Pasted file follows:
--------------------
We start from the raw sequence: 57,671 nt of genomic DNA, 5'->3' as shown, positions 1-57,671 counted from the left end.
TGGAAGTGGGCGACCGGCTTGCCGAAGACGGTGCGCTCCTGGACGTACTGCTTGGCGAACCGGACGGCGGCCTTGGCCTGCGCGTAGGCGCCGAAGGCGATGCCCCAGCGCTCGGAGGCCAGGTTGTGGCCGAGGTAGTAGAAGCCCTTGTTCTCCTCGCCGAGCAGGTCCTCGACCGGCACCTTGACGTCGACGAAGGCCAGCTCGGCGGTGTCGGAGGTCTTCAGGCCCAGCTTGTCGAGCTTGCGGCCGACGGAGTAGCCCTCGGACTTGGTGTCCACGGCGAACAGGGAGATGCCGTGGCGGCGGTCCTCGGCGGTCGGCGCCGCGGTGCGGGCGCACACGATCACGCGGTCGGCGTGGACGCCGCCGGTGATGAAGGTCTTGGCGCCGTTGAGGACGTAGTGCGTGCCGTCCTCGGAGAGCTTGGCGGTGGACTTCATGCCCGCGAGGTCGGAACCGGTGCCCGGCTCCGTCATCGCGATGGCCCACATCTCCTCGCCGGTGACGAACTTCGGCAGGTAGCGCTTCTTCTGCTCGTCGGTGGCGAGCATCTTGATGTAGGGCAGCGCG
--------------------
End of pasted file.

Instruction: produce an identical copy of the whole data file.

We start from the raw sequence: 57,671 nt of genomic DNA, 5'->3' as shown, positions 1-57,671 counted from the left end.
TGGAAGTGGGCGACCGGCTTGCCGAAGACGGTGCGCTCCTGGACGTACTGCTTGGCGAACCGGACGGCGGCCTTGGCCTGCGCGTAGGCGCCGAAGGCGATGCCCCAGCGCTCGGAGGCCAGGTTGTGGCCGAGGTAGTAGAAGCCCTTGTTCTCCTCGCCGAGCAGGTCCTCGACCGGCACCTTGACGTCGACGAAGGCCAGCTCGGCGGTGTCGGAGGTCTTCAGGCCCAGCTTGTCGAGCTTGCGGCCGACGGAGTAGCCCTCGGACTTGGTGTCCACGGCGAACAGGGAGATGCCGTGGCGGCGGTCCTCGGCGGTCGGCGCCGCGGTGCGGGCGCACACGATCACGCGGTCGGCGTGGACGCCGCCGGTGATGAAGGTCTTGGCGCCGTTGAGGACGTAGTGCGTGCCGTCCTCGGAGAGCTTGGCGGTGGACTTCATGCCCGCGAGGTCGGAACCGGTGCCCGGCTCCGTCATCGCGATGGCCCACATCTCCTCGCCGGTGACGAACTTCGGCAGGTAGCGCTTCTTCTGCTCGTCGGTGGCGAGCATCTTGATGTAGGGCAGCGCG